FRAME has conducted many studies examining the use of animals in laboratory research and searching for alternatives to animal experiments. We study published work to investigate why animals are currently used in laboratory research and to determine how the Three Rs can be implemented. Our findings are promoted in many ways, including through representation on national and international expert committees, many of which were formed by FRAME to address specific scientific questions. Some of our current research programmes are summarised below.
Nanotechnology has permeated several key markets with the fastest and highest uptake in development of medicinal products, medical devices and other healthcare products. Regulatory testing guidelines were developed before nanotechnologies were even conceptualised and have had no reforms. FRAME’s work investigates whether the animal models currently used can simulate human nanotoxicity. If not, there is concern that regulators will call for a greater number of animal studies.
Alternative In Vivo Models
Several organisms are useful in vivo models and can replace rodents in certain experiments, particularly those involving genetic modifications. Successful research has been carried out using fungi, plants, invertebrates, and the embryonic/larval stages of some vertebrates. FRAME has investigated areas which benefit from using
these model organisms. We aim to highlight the benefits and drawbacks of specific alternative in vivo models in order to maximise their potential. This poster explains more.
At FRAME we analyse UK annual statistics and EU statistics on laboratory animal use to identify areas where Three Rs initiatives can be better applied. FRAME is concerned that animal experiments are persistently rising each year, largely due to the continuing use of genetically modified mice and an increased interest in investigations and tests in fish.
FRAME calls for an end to the use of primates in research and testing. To facilitate this scientists at FRAME investigate the reliability of primate models and justifications for their use, and examine the feasibility of replacing them with alternative methods now and in the future. Projects include; a report on replacing primate malaria models, a submission to a EC opinion on the need for primates in research and testing and an ongoing PhD examining primate use in various fields of research. This poster explains more.
The FRAME Reduction Steering Committee, with the University of Manchester, has organised successful Training Schools in The Experimental Design and Statistical Analysis of Biomedical Experiments. The aim was to give participants an appreciation of what they need to consider when designing an experiment and also provide them with the basic skills needed to plan and analyse their work in such a way as to minimise the number of animals needed and maximise he quality and relevance of the scientific output. The University has since adopted the course as part of its post graduate training syllabus. This poster details the benefits.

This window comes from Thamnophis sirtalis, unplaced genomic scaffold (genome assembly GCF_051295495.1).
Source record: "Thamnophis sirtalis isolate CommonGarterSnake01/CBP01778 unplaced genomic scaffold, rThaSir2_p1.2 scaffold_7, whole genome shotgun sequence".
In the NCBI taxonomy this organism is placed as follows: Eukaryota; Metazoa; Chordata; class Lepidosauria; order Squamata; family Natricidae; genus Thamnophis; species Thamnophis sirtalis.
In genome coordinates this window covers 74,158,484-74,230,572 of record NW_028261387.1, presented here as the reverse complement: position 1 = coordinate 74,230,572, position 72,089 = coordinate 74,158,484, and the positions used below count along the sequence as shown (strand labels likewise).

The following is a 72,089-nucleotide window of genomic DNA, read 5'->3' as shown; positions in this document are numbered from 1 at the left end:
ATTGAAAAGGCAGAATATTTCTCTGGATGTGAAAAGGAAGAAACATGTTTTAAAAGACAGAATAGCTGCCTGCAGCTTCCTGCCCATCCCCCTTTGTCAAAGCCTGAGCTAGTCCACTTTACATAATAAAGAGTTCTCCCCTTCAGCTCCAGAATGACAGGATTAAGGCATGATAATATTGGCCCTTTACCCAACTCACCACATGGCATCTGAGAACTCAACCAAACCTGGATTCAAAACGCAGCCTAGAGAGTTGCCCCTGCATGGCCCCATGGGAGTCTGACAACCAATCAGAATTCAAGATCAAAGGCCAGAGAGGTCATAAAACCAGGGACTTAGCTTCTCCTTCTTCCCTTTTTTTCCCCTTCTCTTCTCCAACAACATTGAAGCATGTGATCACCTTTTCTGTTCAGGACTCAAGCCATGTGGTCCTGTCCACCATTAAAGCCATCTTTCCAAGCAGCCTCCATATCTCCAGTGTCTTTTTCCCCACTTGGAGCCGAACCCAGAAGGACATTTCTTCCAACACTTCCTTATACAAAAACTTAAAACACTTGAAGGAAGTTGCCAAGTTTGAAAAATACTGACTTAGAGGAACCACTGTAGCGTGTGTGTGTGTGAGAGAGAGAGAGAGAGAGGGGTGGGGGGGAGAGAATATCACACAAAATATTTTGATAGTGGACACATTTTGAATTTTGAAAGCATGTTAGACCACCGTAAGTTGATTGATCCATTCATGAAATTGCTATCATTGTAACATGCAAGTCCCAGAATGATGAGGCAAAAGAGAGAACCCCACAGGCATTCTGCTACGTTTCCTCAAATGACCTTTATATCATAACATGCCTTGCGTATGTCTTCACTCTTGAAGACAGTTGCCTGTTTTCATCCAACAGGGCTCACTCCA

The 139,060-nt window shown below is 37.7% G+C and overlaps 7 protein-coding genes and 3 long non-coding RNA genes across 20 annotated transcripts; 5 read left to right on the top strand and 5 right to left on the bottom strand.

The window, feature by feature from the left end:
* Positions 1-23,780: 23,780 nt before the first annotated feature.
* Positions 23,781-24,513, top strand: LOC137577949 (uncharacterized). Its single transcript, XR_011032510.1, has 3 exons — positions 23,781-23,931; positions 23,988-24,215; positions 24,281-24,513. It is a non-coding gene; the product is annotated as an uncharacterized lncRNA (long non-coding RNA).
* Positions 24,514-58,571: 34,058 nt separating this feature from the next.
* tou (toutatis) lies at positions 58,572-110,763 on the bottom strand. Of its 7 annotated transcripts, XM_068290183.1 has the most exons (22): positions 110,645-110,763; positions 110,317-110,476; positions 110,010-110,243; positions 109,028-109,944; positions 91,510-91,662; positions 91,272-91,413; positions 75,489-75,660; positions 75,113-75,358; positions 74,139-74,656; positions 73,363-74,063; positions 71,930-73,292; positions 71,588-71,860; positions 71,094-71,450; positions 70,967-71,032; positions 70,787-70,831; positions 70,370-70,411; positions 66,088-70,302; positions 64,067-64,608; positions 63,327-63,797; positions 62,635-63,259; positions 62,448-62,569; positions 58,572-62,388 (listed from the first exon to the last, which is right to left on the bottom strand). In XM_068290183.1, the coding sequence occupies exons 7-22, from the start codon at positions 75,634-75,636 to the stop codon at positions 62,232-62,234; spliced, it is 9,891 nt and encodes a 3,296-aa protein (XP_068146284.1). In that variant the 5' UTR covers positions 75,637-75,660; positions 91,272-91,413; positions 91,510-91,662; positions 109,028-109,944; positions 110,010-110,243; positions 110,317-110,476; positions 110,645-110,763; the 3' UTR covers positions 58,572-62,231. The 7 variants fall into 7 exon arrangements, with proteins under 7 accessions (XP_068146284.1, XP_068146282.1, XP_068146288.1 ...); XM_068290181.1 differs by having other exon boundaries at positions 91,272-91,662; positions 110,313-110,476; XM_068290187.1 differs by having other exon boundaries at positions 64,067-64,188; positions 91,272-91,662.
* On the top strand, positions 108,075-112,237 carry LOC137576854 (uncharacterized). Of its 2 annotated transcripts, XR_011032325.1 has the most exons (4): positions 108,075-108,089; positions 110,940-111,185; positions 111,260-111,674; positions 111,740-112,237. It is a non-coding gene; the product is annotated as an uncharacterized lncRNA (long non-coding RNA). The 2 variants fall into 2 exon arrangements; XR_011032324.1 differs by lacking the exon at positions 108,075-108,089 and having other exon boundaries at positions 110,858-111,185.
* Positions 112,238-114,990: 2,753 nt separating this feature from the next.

FRAME is examining the relative merits of rational design and alternative strategies for immunotoxicity testing with reference to outcomes of preclinical and clinical studies of biopharmaceuticals. More than 150 protein biopharmaceuticals are currently approved for clinical use. These products can exhibit forms of immunotoxicity that are revealed during clinical studies. Few existing animal studies are able to predict outcomes in a way that is useful for estimating risk for entire patient populations for a specific, and often unique, product.
The use of genetically modified animals is one of the fastest growing areas of animal experimentation. FRAME is concerned about this because many suffer deformities and diseases as a result of the production techniques as well as having the pain and distress of the disease they have been designed to exhibit. FRAME has been actively involved in addressing transgenic animal welfare and the validity of their use as models of human diseases.
Models of Psychiatric Diseases
Depression and schizophrenia can be severe and are relatively common conditions. Since their causes are mostly unknown and the treatment options are limited, research is carried out to gain a better understanding of the diseases and develop new drugs. The efficacy of novel compounds is usually determined on inbred and genetically modified rodents. FRAME is investigating the relevance of these animal models for the study of such complex human psychiatric disorders.